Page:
Thanks to the CFE’s Futures in Volatility newsletter, I have a fairly good idea what Larry McMillan is thinking about vis-à-vis a positively correlated VIX and SPX. The May 21, 2007 issue of Futures in Volatility just arrived in my mailbox a few minutes ago and in it McMillan makes the following observations:
“The last few weeks have seen a slow but steady rise in VIX (and in most VIX futures), even though the broad market, as measured by the S&P 500 Index, is rising in price. This is not a phenomenon that is seen too often, but it is not completely unprecedented. Occasionally, one sees a day or two in which VIX rises while the broad market rises, but it is much more unusual to see a trend of that sort. The current trend has lasted one month, but back in the 1990s, there were periods when VIX rose for months while the S&P 500 Index rose as well. If one recalls, VIX was near 10 in late 1994. But during the bull market of the 1990s, VIX rose to the point where it was routinely between 25 and 30 in 1998 and 1999. Yet, during that time, the S&P 500 Index also rose quite strongly, as those were the banner years of that bull market.
In the last month, futures prices have reacted accordingly, although their pricing curve is in a state that has not yet been seen in the 3-year history of VIX futures trading. Most of the VIX futures, Variance futures, and VIX options have followed VIX higher in the last month. VIX products have increased in price much across the board: November 2007 and February 2008 VIX futures are now slightly above 15. Even the August 2007 VIX futures are nearly 15. Does this mean that volatility traders are looking for higher volatility later this year? It certainly seems that way. What is a bit unusual is that there is not really much of a spread between the longer-term contracts…Looking back over the history of VIX futures trading, there are only two other occurrences of similar tightly-packed groupings of VIX futures prices. Those occurred in April and May 2005, and June and July 2006, both of which were times when the market had just fallen and was beginning to rally, so the futures were transitioning between “bearish” and “bullish” shapes. That is not the case now. This is the first time we have seen this construct while the market is rallying. In all likelihood, the futures are indicating that the market is going to become more volatile, regardless of the direction of the S&P 500 Index. It appears that traders expect volatility to be more in line with historical norms (the long-term historical volatility of the S&P 500 Index is approximately 15%).”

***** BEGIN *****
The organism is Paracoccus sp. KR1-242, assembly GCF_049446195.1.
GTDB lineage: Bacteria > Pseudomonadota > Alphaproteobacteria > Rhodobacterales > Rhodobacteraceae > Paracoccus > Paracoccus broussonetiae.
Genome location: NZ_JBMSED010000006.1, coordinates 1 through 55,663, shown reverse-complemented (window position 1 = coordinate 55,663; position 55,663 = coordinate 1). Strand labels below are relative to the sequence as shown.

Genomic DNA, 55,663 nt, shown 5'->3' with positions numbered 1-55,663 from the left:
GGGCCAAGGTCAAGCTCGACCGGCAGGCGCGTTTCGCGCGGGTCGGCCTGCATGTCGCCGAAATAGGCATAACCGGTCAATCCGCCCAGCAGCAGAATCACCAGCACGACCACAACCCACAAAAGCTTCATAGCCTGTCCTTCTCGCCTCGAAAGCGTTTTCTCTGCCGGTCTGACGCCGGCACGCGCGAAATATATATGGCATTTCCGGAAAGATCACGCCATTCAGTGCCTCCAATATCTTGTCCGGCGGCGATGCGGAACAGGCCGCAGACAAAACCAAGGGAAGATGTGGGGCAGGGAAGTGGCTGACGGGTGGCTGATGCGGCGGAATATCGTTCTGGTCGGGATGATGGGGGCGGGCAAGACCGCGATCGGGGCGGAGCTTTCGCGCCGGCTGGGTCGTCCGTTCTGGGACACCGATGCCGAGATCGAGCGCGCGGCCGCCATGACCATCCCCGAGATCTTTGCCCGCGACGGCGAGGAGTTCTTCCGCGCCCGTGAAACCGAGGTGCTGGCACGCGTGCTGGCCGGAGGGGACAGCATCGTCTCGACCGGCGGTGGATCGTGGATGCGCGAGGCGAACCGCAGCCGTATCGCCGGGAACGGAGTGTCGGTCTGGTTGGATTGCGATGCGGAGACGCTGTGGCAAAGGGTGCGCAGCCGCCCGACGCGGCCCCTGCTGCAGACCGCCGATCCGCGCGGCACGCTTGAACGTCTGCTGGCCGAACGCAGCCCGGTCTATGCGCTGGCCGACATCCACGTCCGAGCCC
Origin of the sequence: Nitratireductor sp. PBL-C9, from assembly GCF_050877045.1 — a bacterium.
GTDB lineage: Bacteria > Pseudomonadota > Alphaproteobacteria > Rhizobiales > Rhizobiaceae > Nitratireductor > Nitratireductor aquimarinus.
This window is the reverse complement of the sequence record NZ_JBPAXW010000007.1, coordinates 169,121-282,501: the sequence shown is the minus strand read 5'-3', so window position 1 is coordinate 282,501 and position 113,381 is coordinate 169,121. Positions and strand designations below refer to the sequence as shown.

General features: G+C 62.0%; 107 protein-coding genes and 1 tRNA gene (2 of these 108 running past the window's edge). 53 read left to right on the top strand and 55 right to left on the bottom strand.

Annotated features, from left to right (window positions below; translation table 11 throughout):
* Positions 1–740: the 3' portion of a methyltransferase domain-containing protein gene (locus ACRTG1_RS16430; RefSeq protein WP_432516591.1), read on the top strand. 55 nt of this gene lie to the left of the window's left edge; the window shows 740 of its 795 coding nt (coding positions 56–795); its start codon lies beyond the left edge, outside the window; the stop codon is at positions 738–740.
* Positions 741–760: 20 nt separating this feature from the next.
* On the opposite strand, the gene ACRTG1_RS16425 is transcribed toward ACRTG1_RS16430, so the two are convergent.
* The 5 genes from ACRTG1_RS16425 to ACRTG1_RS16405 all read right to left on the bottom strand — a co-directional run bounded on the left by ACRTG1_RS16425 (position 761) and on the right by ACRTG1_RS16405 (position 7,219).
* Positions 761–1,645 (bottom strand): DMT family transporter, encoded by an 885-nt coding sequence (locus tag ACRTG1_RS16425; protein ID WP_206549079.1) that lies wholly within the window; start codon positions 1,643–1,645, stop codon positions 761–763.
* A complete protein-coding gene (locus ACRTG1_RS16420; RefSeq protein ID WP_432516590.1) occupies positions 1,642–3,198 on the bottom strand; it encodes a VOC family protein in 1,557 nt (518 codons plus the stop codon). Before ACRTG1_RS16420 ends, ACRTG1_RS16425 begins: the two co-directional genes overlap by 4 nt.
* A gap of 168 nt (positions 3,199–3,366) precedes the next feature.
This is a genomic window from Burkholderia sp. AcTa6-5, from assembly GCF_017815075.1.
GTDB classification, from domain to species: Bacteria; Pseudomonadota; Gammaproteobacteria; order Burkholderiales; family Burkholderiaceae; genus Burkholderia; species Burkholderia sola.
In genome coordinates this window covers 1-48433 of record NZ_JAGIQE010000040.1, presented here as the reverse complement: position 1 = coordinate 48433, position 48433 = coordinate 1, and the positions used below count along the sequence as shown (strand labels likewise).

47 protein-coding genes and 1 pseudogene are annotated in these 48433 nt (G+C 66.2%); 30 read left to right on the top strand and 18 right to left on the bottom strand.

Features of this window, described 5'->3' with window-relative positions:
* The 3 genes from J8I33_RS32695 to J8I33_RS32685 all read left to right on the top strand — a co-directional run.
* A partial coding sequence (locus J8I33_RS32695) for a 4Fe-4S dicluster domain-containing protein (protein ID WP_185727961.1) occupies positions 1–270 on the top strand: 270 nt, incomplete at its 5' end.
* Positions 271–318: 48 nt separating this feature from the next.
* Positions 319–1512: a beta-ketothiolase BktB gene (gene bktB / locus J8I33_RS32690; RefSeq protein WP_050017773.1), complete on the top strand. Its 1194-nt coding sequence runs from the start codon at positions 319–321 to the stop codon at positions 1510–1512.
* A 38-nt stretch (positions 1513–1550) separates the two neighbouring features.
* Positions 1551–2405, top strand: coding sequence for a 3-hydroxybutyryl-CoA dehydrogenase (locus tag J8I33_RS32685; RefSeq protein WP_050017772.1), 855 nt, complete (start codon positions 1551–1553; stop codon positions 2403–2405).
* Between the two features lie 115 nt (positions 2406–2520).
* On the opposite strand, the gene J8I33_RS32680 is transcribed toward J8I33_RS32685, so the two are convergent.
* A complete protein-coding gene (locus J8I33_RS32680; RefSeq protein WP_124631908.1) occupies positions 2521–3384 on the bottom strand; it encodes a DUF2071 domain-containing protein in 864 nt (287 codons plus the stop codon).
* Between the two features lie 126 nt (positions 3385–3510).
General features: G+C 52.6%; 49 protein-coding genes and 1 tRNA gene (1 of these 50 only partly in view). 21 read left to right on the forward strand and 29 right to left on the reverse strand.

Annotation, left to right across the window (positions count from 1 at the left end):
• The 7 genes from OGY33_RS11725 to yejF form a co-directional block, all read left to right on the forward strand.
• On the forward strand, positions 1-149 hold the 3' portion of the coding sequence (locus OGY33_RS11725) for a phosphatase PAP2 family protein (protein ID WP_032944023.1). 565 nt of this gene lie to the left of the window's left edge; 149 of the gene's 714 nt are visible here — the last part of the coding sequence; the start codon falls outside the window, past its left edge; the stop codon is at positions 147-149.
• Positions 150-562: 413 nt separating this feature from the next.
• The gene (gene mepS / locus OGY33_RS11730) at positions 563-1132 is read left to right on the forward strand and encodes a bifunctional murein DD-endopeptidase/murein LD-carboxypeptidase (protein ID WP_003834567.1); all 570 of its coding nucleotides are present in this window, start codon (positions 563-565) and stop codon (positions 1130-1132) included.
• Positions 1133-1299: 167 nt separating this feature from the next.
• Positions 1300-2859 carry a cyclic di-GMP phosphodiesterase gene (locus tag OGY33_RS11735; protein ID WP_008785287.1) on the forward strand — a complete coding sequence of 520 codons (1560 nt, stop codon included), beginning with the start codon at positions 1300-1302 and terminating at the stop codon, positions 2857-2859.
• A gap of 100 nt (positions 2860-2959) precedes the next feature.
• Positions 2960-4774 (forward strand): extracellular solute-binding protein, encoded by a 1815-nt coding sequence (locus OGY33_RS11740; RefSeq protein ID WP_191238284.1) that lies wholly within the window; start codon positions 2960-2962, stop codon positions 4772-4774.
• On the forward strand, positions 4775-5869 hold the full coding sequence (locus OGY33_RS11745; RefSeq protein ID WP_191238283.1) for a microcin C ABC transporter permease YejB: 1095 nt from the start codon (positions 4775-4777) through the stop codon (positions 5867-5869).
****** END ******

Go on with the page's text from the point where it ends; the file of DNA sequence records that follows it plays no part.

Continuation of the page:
McMillan’s remarks dovetail nicely with my thinking in “VIX Futures: The One Picture to Remember” (see the comments, in particular.) Still, I am not yet prepared to make a call on the likelihood of increasing volatility or the direction of the SPX. As far as I’m concerned, the record highs and continued upside momentum in the SPX outweigh any signs of technical weakness or a breakdown in investor sentiment. I will have more to add to my May 4th “Predictive Value of SPX and VIX Correlation: First Pass” post in the near future. This time around I will offer only two words of advice: trailing stops.